Going Nuts for Superfoods
The term “superfood” originated with The United Food Company in the early part of the 20th century. The word was invented by their advertising department as a part of a strategy to market bananas as a daily source of nutrition.
Bananas, as it happens, are packed with vitamin C and vitamin B6. These vitamins are crucial to immune health and metabolism. Further, bananas are a good source of manganese, which is an essential mineral that helps in the formation of bones and connective tissue. Manganese also is involved in blood sugar regulation, calcium absorption, and the metabolism of fat and carbohydrates.
So, in truth, bananas really do meet the definition of “superfood.”
Since its invention by The United Food Company, the term superfood has grown and evolved to refer to a family of foods that have an extremely high nutritional density. This means that they provide maximum nutritional value with a minimum of calories. Typically, these foods are high in vitamins, minerals, and antioxidants.
You’ve probably heard the term antioxidant before, but what does it mean? Antioxidants are molecules that help neutralize free radicals in the body.
Free radicals are byproducts of the process the body goes through to produce energy. They are linked to such health conditions as heart disease, stroke, cancer, respiratory diseases, Parkinson’s disease, immune deficiency, emphysema, and arthritis. However, antioxidants can decrease and sometimes even reverse the effects of these free radicals.
Antioxidants occur naturally in certain foods. Examples of foods that are high in antioxidants include: dark chocolate, strawberries, blueberries, kale, beets, and spinach.
When it comes to superfoods that you may want to add to your regular diet, certain nuts lead the way
FIT FOR A KING
Almonds are often referred to as “The King of Superfoods.” Described as a particularly nutritionally dense food, almonds are packed full of magnesium, iron, vitamin E, and healthy fiber. In fact, a single serving of almonds contains 37% of the daily recommended dosage of vitamin E. Vitamin E can contribute to lowering the risk of Alzheimer’s.
In addition, when it comes to all nuts, almonds are the ones richest in calcium. One serving of almonds contains a whopping 23 mg. of calcium. They are also brimming with protein – making them an appealing option for anyone who doesn’t eat meat.
Walnuts are another healthy superfood. In particular, walnuts are recognized for their high content of omega-3 fatty acids. This includes the essential fatty acid linolenic acid, which the human body cannot produce itself and therefore must be acquired through a healthy diet.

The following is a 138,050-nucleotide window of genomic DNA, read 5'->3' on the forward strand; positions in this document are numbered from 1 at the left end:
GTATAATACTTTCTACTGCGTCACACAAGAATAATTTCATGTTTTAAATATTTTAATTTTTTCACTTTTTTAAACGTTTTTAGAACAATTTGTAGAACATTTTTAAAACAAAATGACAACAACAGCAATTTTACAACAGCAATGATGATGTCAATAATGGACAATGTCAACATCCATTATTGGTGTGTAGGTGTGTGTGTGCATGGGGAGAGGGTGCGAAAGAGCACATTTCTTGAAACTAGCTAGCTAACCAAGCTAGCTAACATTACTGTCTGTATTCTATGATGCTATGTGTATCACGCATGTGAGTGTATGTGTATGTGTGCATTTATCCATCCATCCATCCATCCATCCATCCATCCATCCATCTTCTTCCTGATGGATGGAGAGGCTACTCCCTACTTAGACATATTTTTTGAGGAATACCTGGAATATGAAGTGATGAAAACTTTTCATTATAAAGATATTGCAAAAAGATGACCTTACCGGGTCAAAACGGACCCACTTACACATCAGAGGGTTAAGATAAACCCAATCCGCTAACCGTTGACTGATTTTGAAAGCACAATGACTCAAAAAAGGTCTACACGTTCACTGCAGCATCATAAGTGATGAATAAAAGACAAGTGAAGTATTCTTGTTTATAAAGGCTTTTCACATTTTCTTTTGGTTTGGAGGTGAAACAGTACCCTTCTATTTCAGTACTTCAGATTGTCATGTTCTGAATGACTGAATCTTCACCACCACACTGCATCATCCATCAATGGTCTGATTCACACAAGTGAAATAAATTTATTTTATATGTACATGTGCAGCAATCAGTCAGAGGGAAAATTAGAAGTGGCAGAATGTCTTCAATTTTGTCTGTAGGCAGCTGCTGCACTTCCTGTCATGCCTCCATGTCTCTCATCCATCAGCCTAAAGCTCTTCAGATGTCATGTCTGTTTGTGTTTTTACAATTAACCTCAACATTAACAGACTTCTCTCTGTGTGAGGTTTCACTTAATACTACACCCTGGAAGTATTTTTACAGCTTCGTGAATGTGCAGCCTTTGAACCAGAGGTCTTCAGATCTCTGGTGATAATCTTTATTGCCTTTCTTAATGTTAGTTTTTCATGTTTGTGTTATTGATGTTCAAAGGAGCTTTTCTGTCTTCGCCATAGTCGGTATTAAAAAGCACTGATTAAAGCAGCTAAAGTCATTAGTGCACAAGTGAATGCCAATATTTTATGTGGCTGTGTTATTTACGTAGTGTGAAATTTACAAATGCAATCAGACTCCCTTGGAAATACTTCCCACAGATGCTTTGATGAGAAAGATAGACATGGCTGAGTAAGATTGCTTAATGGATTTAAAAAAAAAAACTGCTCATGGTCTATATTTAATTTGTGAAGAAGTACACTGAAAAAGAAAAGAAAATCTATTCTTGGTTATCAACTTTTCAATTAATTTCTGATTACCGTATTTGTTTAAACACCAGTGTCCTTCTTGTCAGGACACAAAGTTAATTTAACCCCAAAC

SOMETHING TO THINK ABOUT
Walnuts also are high in lecithin. This nutrient is converted into the neurotransmitter acetylcholine, which is linked to increasing brain performance and concentration. Important micronutrients including iron, zinc, magnesium, and potassium are also in abundance.
Cashews have one of the lowest fat contents of any nut. This translates into them being lower in calories than other nuts. While being low in unhealthy fat, cashews are also high in healthy mono- and polyunsaturated fats which are important for lowering cholesterol and overall heart health.
In addition, cashews are rich in iron, phosphorus, and magnesium. These minerals aid in maintaining muscles, nerves, bones, and teeth. These tasty nuts are also plentiful in vitamin B, vitamin E, and vitamin K. Combined, these vitamins play a part in strong bones and healthy nervous and immune systems.
One more fun fact about cashews is that they can cheer you up. Cashews contain the amino acid L-tryptophan which is converted into serotonin in the brain. Serotonin is nicknamed “the happiness hormone.”
LET’S GET CRACKING
Pistachios are a relatively recent addition to the generally accepted list of superfoods. According to a study by Loma Linda University, a diet that includes pistachios on a regular basis can enhance brainwave frequencies associated with learning, memory, recall, and other key brain functions.
Pistachios are naturally cholesterol-free, and high in both fiber and protein. Pistachios can significantly reduce levels of LDL cholesterol and thus lower the risk of cardiovascular disease. Also good to know is that a one-ounce serving of pistachios has as much potassium as a banana.
Peanuts are one of the most popular nuts. Peanuts and peanut butter account for 67% of all nuts that are consumed in the U.S.
According to the Peanut Institute, peanuts have joined the ranks of superfoods because they play a part in preventing disease and improving life expectancy – packing a significant punch from only a small serving. For example, one serving of 35 peanuts has six times as much protein and eight times as much niacin as one serving of raw kale.
In total peanuts are filled with 19 important vitamins and minerals including vitamin E, vitamin B6, folic acid, magnesium, zinc, niacin, copper, and biotin. Studies have found that peanuts are linked to reducing the risk of cancer, heart disease, diabetes, and Alzheimer’s. The health benefits of peanuts can also be achieved by ingesting peanut butter or peanut flour.
Superfood may have started off as a made-up word to sell bananas, but it has come to have significant meaning referring to foods with great health benefits at a low-calorie load. Leading the way of the way as some of the most impactful superfoods are nuts.
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